Photo: KAIST

New agreement on joint MSc programme in South Korea

Wednesday 21 Jan 15

Contact

Martin P. Bendsøe
Professor Emeritus
+45 21 36 27 13

About the dual degree

  • A dual degree is a two-year MSc programme where a DTU student studies for two consecutive semesters at KAIST.
  • The student will achieve an MSc from both universities.
  • The thesis must be written at either DTU or KAIST.
  • The student is assigned a supervisor from both universities.

Read more about dual degree programmes and the collaboration with KAIST

DTU signs an agreement with KAIST—the leading technical university in South Korea—on a new, joint master's degree programme in telecommunications

Now, DTU students will have an additional option to travel to South Korea and do half of their MSc at South Korea's leading technical university, Korean Advanced Institute of Technology (KAIST). On 21 January 2015, DTU and KAIST will sign an agreement on yet another dual degree programme—this time in telecommunications.

A dual degree is a two-year MSc programme where a DTU student studies for two consecutive semesters at KAIST. Or vice versa: A KAIST student chooses to do two semesters at DTU. The student will achieve an MSc from both universities.

Photo: KAIST
Associate Vice President, Prof. Changdong Yoo (KAIST), Sofie Carsten Nielsen, Minister for Higher Education and Science; and Senior Vice President and Dean Martin P. Bendsøe (DTU).

"It is a big advantage to the Danish business community and to the technological development that we have employees with specific knowledge of South Korea."
Sofie Carsten Nielsen, Danish Minister for Higher Education and Science

Minister heading Danish delegation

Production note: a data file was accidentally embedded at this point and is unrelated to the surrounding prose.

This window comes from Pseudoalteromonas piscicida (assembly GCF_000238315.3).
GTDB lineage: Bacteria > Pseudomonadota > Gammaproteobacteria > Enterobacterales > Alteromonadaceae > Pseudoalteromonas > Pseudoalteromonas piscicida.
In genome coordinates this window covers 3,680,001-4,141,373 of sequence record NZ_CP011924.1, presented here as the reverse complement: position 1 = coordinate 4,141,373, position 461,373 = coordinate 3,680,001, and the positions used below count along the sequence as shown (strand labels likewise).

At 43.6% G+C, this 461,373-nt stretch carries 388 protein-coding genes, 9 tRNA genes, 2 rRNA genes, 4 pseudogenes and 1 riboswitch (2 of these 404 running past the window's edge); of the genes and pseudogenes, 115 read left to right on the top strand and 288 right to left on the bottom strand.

The agreement will be signed by Senior Vice President, Dean of Graduate Studies and International Affairs Martin P. Bendsøe at an official event at KAIST in connection with the visit of a Danish delegation headed by Sofie Carsten Nielsen, Minister for Higher Education and Science. The minister is pleased that DTU is expanding its partnership with KAIST:

"A study abroad matures, provides an international perspective, and new contacts. Therefore, it is the Danish government's goal that more students at higher education programmes have a period of study abroad—and in the technical area, South Korea is truly a country of inspiration for Denmark. Our collaboration with KAIST is helping to strengthen the already good relations between the two countries, and it is a big advantage to the Danish business community and to the technological development that we have employees with specific knowledge of South Korea," says Sofie Carsten Nielsen.

DTU established the collaboration with KAIST in 2008, and in addition to education, the partnership also includes e-learning, PhD programmes and research, among other things within green technology. In 2014, the partnership was expanded to include activities in the field of innovation and entrepreneurship.

Seventeen DTU departments out of 20 are involved in the KAIST partnership, and DTU's management has close relations with the KAIST management.

New programme addresses modern communication technology
The new dual degree within telecommunications is based on both universities’ strong, professional environment in the area. Telecommunications has become an integral part of important functions in modern society such as smartphones, social media, video streaming, banking applications, signalling systems and monitoring. The programme is tailored to meet the demand for engineers who understand the infrastructure behind these functions, and to maintain the existing systems as well as develop, design and dimension new ones.

Producing attractive engineers in Denmark and abroad
With the new agreement, DTU and KAIST are now collaborating on a total of eight MSc programmes. Dual degree programmes provide Danish engineering students with unique contacts in the South Korean research community and the companies out there," says Dean of Graduate Studies and International Affairs Martin P. Bendsøe:

"Engineering students from DTU get a foot inside the door to South Korea’s soaring technological developments, and they can use the contacts they establish in South Korea far into their future career. In addition, they acquire knowledge of a completely different culture, which is valuable to other Danish businesses who want to collaborate with Asia. This means that an engineer with a dual degree also is extremely attractive to the Danish labour market," says Martin P. Bendsøe.

Current dual degree programmes

In addition to the recently concluded dual degree agreement within telecommunications, the following dual degree programmes are currently in effect: